Someone forwarded me this article, and I think it is a worthy one to share with the group, just based on the title alone (see link below).Mary Beth
The questions posed at the end of the article are fantastic. Here are a couple of examples:
Is safety being measured mostly as an absence of bad events? Or is the focus on looking for the presence of positive capacities in people, teams, organization?
Are safety policies mostly organized around limiting, constraining and controlling what people do? Or do the policies actually empower people, encourage them to share or invite them to help innovate?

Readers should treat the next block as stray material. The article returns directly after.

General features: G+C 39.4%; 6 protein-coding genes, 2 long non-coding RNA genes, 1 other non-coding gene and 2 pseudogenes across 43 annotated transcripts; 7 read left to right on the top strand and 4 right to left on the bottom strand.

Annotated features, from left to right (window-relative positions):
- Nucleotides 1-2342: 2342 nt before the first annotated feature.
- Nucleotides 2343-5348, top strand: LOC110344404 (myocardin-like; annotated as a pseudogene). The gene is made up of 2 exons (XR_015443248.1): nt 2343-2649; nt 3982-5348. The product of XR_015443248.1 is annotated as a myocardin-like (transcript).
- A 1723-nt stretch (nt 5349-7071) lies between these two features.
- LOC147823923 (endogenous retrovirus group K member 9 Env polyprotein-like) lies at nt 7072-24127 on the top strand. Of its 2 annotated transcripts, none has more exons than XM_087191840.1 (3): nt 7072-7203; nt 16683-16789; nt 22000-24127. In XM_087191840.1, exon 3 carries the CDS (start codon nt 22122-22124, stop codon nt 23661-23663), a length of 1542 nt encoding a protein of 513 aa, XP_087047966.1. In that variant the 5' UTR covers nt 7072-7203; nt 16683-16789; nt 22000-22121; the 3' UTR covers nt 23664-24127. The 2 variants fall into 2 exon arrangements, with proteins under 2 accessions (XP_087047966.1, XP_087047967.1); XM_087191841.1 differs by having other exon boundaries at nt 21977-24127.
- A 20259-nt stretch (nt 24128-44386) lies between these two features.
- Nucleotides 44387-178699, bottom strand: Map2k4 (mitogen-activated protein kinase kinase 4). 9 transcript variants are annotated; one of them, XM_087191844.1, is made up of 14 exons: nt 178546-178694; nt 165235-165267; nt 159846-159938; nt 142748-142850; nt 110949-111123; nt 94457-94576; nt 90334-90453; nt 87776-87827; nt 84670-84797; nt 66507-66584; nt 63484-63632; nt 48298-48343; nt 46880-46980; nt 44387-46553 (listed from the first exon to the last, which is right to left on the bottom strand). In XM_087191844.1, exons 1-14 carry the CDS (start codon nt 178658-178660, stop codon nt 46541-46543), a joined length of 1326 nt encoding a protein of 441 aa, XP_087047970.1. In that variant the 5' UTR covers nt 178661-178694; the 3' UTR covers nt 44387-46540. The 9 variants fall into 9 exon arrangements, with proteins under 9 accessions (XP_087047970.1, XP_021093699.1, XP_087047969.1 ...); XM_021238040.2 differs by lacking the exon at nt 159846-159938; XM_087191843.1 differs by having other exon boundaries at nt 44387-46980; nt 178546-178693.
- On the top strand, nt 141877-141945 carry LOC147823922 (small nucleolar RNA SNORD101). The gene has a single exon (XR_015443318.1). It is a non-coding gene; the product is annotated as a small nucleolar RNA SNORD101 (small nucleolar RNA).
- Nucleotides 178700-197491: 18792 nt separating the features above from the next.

When observing a worker acting unsafely, do you just tell him/her not to do it? Or do you try to understand why it made sense to do what s/he did?
Are you, as ASSE laureate Corrie Pitzer would ask, telling people that you will lead them into safety, and are you making them risk averse? Or, are you honest about actually leading them into danger each day, and your wanting them to be risk competent?
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